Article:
Being on a Real Talk set is really refreshing. You’ve got all of these confident people being really, well, real. Especially in front of a camera, that doesn’t happen often.
Their video series features two people having a candid conversation about sex and relationships to demystify the birds and the bees, especially for the target audience of teens and adults with cognitive disabilities. This group has a history of being overlooked when it comes to relationships. But John Woods and the Real Talk team are giving this a giant middle finger and taking it upon themselves to get this information out there. And, it’s not all basic. I can always count on learning something new from the conversations. We caught up with John about his insights into the project.
There are a lot of different mediums you could have chosen for the Real Talk project, but you chose to mainly use video. Why was that important to you?
Conversations between people with cognitive disabilities and their families or staff about dating, love, relationships and sex are often uncomfortable, taboo, or wholly absent. We’re trying to model for people that having these conversations is possible. It doesn’t have to be a forbidden topic. The conversations in these videos are unscripted, so you’re watching people share genuinely from their real life context. Watching videos of people having these conversations makes it concrete rather than hypothetical, and it gives people a model to follow.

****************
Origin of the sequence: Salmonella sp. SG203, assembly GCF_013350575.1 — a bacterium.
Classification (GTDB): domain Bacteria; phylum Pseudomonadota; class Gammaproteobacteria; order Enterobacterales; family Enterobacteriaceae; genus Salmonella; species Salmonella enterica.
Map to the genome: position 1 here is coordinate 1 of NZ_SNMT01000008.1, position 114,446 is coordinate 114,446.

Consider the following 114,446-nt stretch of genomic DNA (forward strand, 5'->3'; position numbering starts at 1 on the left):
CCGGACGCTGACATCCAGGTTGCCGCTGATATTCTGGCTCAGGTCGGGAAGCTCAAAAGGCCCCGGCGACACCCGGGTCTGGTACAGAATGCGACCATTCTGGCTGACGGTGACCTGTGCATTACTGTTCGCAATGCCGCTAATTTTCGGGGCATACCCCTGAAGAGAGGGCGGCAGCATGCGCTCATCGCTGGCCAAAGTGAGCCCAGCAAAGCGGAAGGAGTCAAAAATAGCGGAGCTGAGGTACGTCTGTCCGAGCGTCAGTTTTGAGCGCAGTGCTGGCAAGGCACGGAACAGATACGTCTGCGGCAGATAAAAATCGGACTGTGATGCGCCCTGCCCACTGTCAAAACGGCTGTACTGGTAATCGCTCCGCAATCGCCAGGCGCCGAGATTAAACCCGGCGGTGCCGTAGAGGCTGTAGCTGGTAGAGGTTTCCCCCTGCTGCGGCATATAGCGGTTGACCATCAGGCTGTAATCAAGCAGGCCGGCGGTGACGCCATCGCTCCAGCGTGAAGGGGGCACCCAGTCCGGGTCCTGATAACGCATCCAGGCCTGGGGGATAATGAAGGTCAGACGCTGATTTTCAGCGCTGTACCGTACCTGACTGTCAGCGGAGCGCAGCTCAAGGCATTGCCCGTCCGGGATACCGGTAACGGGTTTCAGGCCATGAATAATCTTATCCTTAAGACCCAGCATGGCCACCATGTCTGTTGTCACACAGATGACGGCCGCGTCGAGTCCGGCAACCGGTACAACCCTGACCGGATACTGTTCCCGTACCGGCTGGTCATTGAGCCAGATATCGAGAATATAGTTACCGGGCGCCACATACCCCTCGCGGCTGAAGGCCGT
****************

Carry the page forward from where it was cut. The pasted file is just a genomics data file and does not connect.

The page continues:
The conversations in these videos are unscripted, so you’re watching people share genuinely from their real life context.
We’re also very aware that there’s very little media representation in pop culture of people with cognitive disabilities as being people who are in marriages, relationships etc. If you’re a person with a cognitive disability and you don’t see anyone like you on TV or in movies being someone’s husband, wife, boyfriend, or girlfriend, it’s easy to conclude that this is not a role that is possible for you. And if no-one wants to talk to you about this stuff, it can reinforce that conclusion.